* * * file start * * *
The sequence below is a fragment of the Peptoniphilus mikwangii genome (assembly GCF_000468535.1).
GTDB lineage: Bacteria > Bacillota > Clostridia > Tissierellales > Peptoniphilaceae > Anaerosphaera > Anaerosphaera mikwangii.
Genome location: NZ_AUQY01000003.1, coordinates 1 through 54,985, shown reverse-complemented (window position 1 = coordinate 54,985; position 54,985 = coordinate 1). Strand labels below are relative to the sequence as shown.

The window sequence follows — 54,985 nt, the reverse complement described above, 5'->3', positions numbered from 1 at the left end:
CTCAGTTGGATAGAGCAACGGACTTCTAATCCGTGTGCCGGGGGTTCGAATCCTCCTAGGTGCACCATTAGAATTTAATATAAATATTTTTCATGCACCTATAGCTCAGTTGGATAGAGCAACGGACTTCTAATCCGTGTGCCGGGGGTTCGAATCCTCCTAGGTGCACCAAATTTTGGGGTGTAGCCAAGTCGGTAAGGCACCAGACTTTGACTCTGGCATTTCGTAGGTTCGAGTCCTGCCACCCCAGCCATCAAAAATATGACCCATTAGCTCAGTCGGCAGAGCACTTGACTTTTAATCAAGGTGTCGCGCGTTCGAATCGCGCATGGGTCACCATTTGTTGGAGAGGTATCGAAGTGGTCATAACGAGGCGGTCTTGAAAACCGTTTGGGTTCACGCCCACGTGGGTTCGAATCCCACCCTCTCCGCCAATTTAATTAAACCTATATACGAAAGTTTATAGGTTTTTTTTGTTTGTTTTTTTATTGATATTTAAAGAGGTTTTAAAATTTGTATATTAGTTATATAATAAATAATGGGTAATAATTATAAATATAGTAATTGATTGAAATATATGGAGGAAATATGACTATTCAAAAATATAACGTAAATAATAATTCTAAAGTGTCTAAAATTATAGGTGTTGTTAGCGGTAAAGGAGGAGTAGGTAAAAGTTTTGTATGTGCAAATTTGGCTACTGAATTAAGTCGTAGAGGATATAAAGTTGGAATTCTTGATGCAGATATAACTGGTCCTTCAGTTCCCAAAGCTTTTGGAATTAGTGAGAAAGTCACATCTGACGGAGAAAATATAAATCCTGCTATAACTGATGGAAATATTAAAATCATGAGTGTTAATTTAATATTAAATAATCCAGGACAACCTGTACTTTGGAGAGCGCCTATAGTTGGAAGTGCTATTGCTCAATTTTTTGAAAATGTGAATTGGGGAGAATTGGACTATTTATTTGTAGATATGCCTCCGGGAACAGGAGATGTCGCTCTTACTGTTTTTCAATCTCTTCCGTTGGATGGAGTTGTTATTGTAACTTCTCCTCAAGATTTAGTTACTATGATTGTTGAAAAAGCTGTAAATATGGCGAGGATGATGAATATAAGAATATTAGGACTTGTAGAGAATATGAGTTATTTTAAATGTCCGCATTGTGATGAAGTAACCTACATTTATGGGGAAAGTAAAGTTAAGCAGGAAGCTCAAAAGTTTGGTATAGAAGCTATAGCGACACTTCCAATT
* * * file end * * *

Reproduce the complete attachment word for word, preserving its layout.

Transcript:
The sequence below is a fragment of the Peptoniphilus mikwangii genome (assembly GCF_000468535.1).
GTDB lineage: Bacteria > Bacillota > Clostridia > Tissierellales > Peptoniphilaceae > Anaerosphaera > Anaerosphaera mikwangii.
Genome location: NZ_AUQY01000003.1, coordinates 1 through 54,985, shown reverse-complemented (window position 1 = coordinate 54,985; position 54,985 = coordinate 1). Strand labels below are relative to the sequence as shown.

The window sequence follows — 54,985 nt, the reverse complement described above, 5'->3', positions numbered from 1 at the left end:
CTCAGTTGGATAGAGCAACGGACTTCTAATCCGTGTGCCGGGGGTTCGAATCCTCCTAGGTGCACCATTAGAATTTAATATAAATATTTTTCATGCACCTATAGCTCAGTTGGATAGAGCAACGGACTTCTAATCCGTGTGCCGGGGGTTCGAATCCTCCTAGGTGCACCAAATTTTGGGGTGTAGCCAAGTCGGTAAGGCACCAGACTTTGACTCTGGCATTTCGTAGGTTCGAGTCCTGCCACCCCAGCCATCAAAAATATGACCCATTAGCTCAGTCGGCAGAGCACTTGACTTTTAATCAAGGTGTCGCGCGTTCGAATCGCGCATGGGTCACCATTTGTTGGAGAGGTATCGAAGTGGTCATAACGAGGCGGTCTTGAAAACCGTTTGGGTTCACGCCCACGTGGGTTCGAATCCCACCCTCTCCGCCAATTTAATTAAACCTATATACGAAAGTTTATAGGTTTTTTTTGTTTGTTTTTTTATTGATATTTAAAGAGGTTTTAAAATTTGTATATTAGTTATATAATAAATAATGGGTAATAATTATAAATATAGTAATTGATTGAAATATATGGAGGAAATATGACTATTCAAAAATATAACGTAAATAATAATTCTAAAGTGTCTAAAATTATAGGTGTTGTTAGCGGTAAAGGAGGAGTAGGTAAAAGTTTTGTATGTGCAAATTTGGCTACTGAATTAAGTCGTAGAGGATATAAAGTTGGAATTCTTGATGCAGATATAACTGGTCCTTCAGTTCCCAAAGCTTTTGGAATTAGTGAGAAAGTCACATCTGACGGAGAAAATATAAATCCTGCTATAACTGATGGAAATATTAAAATCATGAGTGTTAATTTAATATTAAATAATCCAGGACAACCTGTACTTTGGAGAGCGCCTATAGTTGGAAGTGCTATTGCTCAATTTTTTGAAAATGTGAATTGGGGAGAATTGGACTATTTATTTGTAGATATGCCTCCGGGAACAGGAGATGTCGCTCTTACTGTTTTTCAATCTCTTCCGTTGGATGGAGTTGTTATTGTAACTTCTCCTCAAGATTTAGTTACTATGATTGTTGAAAAAGCTGTAAATATGGCGAGGATGATGAATATAAGAATATTAGGACTTGTAGAGAATATGAGTTATTTTAAATGTCCGCATTGTGATGAAGTAACCTACATTTATGGGGAAAGTAAAGTTAAGCAGGAAGCTCAAAAGTTTGGTATAGAAGCTATAGCGACACTTCCAATT